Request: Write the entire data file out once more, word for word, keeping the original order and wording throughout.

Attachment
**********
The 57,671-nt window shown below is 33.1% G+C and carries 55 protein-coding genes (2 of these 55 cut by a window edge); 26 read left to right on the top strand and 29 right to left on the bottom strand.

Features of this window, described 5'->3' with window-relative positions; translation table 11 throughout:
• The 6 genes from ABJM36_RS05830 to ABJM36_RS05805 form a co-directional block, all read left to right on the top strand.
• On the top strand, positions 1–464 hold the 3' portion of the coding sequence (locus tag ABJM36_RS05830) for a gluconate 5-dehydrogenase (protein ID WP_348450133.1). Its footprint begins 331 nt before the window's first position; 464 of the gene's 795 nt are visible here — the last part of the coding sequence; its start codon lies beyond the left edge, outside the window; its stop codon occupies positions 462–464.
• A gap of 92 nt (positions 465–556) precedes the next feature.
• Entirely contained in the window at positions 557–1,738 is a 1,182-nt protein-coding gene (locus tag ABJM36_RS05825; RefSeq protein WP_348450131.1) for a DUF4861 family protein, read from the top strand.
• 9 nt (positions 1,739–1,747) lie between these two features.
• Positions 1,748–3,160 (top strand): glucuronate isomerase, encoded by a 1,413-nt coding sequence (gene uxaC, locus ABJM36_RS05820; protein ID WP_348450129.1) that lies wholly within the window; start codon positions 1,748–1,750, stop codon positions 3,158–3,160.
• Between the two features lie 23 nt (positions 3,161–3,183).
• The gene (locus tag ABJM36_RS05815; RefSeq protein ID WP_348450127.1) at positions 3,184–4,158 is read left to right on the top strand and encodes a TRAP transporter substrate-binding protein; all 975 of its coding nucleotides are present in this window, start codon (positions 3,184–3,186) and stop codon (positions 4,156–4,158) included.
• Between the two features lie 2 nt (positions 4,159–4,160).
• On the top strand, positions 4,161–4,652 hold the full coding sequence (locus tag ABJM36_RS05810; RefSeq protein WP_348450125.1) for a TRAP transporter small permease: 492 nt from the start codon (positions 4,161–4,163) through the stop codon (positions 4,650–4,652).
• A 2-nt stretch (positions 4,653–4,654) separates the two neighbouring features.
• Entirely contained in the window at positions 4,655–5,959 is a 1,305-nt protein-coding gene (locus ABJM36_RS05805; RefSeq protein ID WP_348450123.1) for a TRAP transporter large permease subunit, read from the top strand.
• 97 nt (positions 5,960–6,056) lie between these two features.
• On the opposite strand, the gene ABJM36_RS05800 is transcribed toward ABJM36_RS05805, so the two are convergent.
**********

The 57,671-nt window shown below is 33.1% G+C and carries 55 protein-coding genes (2 of these 55 cut by a window edge); 26 read left to right on the top strand and 29 right to left on the bottom strand.

Features of this window, described 5'->3' with window-relative positions; translation table 11 throughout:
• The 6 genes from ABJM36_RS05830 to ABJM36_RS05805 form a co-directional block, all read left to right on the top strand.
• On the top strand, positions 1–464 hold the 3' portion of the coding sequence (locus tag ABJM36_RS05830) for a gluconate 5-dehydrogenase (protein ID WP_348450133.1). Its footprint begins 331 nt before the window's first position; 464 of the gene's 795 nt are visible here — the last part of the coding sequence; its start codon lies beyond the left edge, outside the window; its stop codon occupies positions 462–464.
• A gap of 92 nt (positions 465–556) precedes the next feature.
• Entirely contained in the window at positions 557–1,738 is a 1,182-nt protein-coding gene (locus tag ABJM36_RS05825; RefSeq protein WP_348450131.1) for a DUF4861 family protein, read from the top strand.
• 9 nt (positions 1,739–1,747) lie between these two features.
• Positions 1,748–3,160 (top strand): glucuronate isomerase, encoded by a 1,413-nt coding sequence (gene uxaC, locus ABJM36_RS05820; protein ID WP_348450129.1) that lies wholly within the window; start codon positions 1,748–1,750, stop codon positions 3,158–3,160.
• Between the two features lie 23 nt (positions 3,161–3,183).
• The gene (locus tag ABJM36_RS05815; RefSeq protein ID WP_348450127.1) at positions 3,184–4,158 is read left to right on the top strand and encodes a TRAP transporter substrate-binding protein; all 975 of its coding nucleotides are present in this window, start codon (positions 3,184–3,186) and stop codon (positions 4,156–4,158) included.
• Between the two features lie 2 nt (positions 4,159–4,160).
• On the top strand, positions 4,161–4,652 hold the full coding sequence (locus tag ABJM36_RS05810; RefSeq protein WP_348450125.1) for a TRAP transporter small permease: 492 nt from the start codon (positions 4,161–4,163) through the stop codon (positions 4,650–4,652).
• A 2-nt stretch (positions 4,653–4,654) separates the two neighbouring features.
• Entirely contained in the window at positions 4,655–5,959 is a 1,305-nt protein-coding gene (locus ABJM36_RS05805; RefSeq protein ID WP_348450123.1) for a TRAP transporter large permease subunit, read from the top strand.
• 97 nt (positions 5,960–6,056) lie between these two features.
• On the opposite strand, the gene ABJM36_RS05800 is transcribed toward ABJM36_RS05805, so the two are convergent.